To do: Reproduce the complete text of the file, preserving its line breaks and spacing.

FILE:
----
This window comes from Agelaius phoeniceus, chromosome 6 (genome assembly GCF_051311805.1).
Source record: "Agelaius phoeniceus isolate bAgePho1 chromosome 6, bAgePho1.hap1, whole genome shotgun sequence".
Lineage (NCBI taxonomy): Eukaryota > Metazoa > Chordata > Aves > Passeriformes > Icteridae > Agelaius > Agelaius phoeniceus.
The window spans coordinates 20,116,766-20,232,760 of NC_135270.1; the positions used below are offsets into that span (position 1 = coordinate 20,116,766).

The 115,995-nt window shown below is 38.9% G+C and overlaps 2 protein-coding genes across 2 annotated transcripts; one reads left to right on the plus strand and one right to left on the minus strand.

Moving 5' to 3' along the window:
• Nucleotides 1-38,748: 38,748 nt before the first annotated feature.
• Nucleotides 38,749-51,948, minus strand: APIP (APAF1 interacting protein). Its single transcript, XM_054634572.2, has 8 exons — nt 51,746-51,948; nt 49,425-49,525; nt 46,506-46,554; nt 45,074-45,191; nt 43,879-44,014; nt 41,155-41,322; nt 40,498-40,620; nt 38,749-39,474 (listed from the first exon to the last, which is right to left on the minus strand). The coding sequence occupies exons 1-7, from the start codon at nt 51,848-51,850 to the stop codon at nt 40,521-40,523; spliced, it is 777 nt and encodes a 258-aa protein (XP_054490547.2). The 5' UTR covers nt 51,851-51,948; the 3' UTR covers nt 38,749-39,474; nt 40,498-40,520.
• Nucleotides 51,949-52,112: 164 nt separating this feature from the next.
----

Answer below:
This window comes from Agelaius phoeniceus, chromosome 6 (genome assembly GCF_051311805.1).
Source record: "Agelaius phoeniceus isolate bAgePho1 chromosome 6, bAgePho1.hap1, whole genome shotgun sequence".
Lineage (NCBI taxonomy): Eukaryota > Metazoa > Chordata > Aves > Passeriformes > Icteridae > Agelaius > Agelaius phoeniceus.
The window spans coordinates 20,116,766-20,232,760 of NC_135270.1; the positions used below are offsets into that span (position 1 = coordinate 20,116,766).

The 115,995-nt window shown below is 38.9% G+C and overlaps 2 protein-coding genes across 2 annotated transcripts; one reads left to right on the plus strand and one right to left on the minus strand.

Moving 5' to 3' along the window:
• Nucleotides 1-38,748: 38,748 nt before the first annotated feature.
• Nucleotides 38,749-51,948, minus strand: APIP (APAF1 interacting protein). Its single transcript, XM_054634572.2, has 8 exons — nt 51,746-51,948; nt 49,425-49,525; nt 46,506-46,554; nt 45,074-45,191; nt 43,879-44,014; nt 41,155-41,322; nt 40,498-40,620; nt 38,749-39,474 (listed from the first exon to the last, which is right to left on the minus strand). The coding sequence occupies exons 1-7, from the start codon at nt 51,848-51,850 to the stop codon at nt 40,521-40,523; spliced, it is 777 nt and encodes a 258-aa protein (XP_054490547.2). The 5' UTR covers nt 51,851-51,948; the 3' UTR covers nt 38,749-39,474; nt 40,498-40,520.
• Nucleotides 51,949-52,112: 164 nt separating this feature from the next.